The Bush Center’s Freedom Matters exhibit and the leadership that exemplifies the principles showcased

Photos: Ccourtesy of the George W. Bush Presidential Center
The largest room in the exhibit is dedicated to understanding “The American Experiment” by following the way the United States has approached challenges and overcome shortcomings. 

First Person

By Claudia Hurst

Earlier this month, I visited the George W. Bush Presidential Center’s special exhibit, Freedom Matters, and spoke with the Jewish executive director and community member, David J. Kramer.

Freedom is a term that has defined the United States since its creation. The goal of the Revolutionary War, the insistence for slaves to be free and the challenge to accept all individuals as they are: Freedom is at the core of our country. The Freedom Matters exhibit at the George W. Bush Presidential Center highlights the ways freedom has guided action in the United States.

The exhibit begins in a room that focuses on asking patrons: “What is freedom?” While walking through this room, you can hear international leaders responding to the question. The next room in the exhibit poses the question, “Where does freedom come from?” with answers from important figures lit up on the walls.

Instead of reading facts and searching for artifacts, the unique entrance to this exhibit forces visitors to reflect on the way they might respond to these questions. This interactive process transforms visitors from guests to active participants.

The next room displays what many people consider to be the focus of the exhibit: a 14th-century copy of the Magna Carta. The Magna Carta was written to limit the rule of the monarchy in Great Britain. This document was later used by the colonists to justify their separation from the king. The Bush Museum illustrates the relationship between this artifact and its subsequent impact by displaying the rare document right outside the exhibit’s room about the American experiment.

The largest room in the Freedom Matters exhibit is dedicated to understanding the American experiment.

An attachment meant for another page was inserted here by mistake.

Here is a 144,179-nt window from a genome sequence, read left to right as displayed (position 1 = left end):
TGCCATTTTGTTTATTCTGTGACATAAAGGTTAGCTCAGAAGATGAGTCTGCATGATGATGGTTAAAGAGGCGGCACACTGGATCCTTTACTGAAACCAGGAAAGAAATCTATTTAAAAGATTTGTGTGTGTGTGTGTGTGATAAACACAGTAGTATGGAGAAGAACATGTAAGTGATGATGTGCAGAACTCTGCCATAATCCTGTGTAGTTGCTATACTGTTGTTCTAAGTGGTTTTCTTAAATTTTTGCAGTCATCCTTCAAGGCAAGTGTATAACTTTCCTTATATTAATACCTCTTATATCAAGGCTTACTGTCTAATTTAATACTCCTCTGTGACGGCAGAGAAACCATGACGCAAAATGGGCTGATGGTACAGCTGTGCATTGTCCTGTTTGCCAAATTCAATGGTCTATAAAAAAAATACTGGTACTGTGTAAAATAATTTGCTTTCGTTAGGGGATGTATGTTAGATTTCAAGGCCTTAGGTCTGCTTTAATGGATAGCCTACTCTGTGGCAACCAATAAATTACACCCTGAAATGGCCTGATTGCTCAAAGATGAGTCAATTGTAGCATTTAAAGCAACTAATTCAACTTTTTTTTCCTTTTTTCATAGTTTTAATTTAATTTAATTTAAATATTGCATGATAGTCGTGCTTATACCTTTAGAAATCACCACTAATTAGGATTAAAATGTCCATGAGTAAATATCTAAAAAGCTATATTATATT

The first part of the room houses first editions of Federalist I and II and an 1831 version of the Declaration of Independence. These rare foundational documents introduce the American experiment through the eyes of the country’s founding fathers.

While exploring this room, a museum educator on the floor explained how the Bush Center takes this topic one step further by showcasing all the times the “American experiment” has strayed from the values it was meant to exemplify. The underlying message of this room asks: When the American experiment has strayed, do we put it back on the right track?

Featuring artifacts from the civil rights movement, women’s suffrage, Indian citizenship, marriage equality and more, this room takes visitors from the creation of the country through injustices and challenges the United States has created and attempted to resolve.

This was the most meaningful aspect of the exhibit. After I spoke with Kramer, it appeared to me that this message was at the forefront of this exhibit’s creation.

He explained, “I think [this exhibit] is an important reminder of our evolution and how we have addressed problems and shortcomings. It is not to say that everything was perfect from day one. In fact, the term ‘striving to be a more perfect union’ derives from recognition that we are not perfect and we’re constantly striving to improve our system.”

Kramer served in the State Department during President George W. Bush’s administration for eight years. Following his work for President Bush, Kramer ran Freedom House in Washington, D.C. He moved to the Bush Institute in March 2022 to be the managing director of global policy. In October 2022, the previous executive director, Holly Kuzmich, left the Bush Institute and Kramer was asked to take her place.

“Holly did a fantastic job here. She left the organization in terrific shape. I was very fortunate to follow in her shoes and I’ve enjoyed every moment,” Kramer said.

The George W. Bush Presidential Center encompasses both a remarkable museum and a public policy institute. The institute is rooted in principles that President and Mrs. Bush represent: opportunity, freedom, accountability and compassion. The institute’s mission is to apply these values through domestic and global policy.

“The first pillar is our opportunity work [which] includes economic growth and opportunity, immigration, veterans and military families and education. Then we have a pillar of work we call ‘Strengthening our Democracy’ that covers our leadership programs and focuses on our own democracy and the challenges we face. The third pillar of work, which we call ‘Advancing Free Societies,’ covers freedom and democracy.” Kramer explained.

As a connected network, the institutional values of the institute filter into the topics presented in the museum side of the Bush Center.

“We realize how important our democracy is, how important it is for people to understand how we got to where we are,” Kramer said.

The Freedom Matters exhibit houses a unique opportunity for Dallas residents to see rare documents from the creation of the United States and reflect on the values this country was built to exemplify.

Kramer was not at liberty to disclose the exhibit that the Bush Center will be showcasing when Freedom Matters closes on Dec. 31, 2023. However, after witnessing the extensive preparation that goes into each of these exhibits, I am confident that the next exhibit will be an important exhibition to visit in the new year.

“Stay tuned. We have to keep you on the edge of your seat!”

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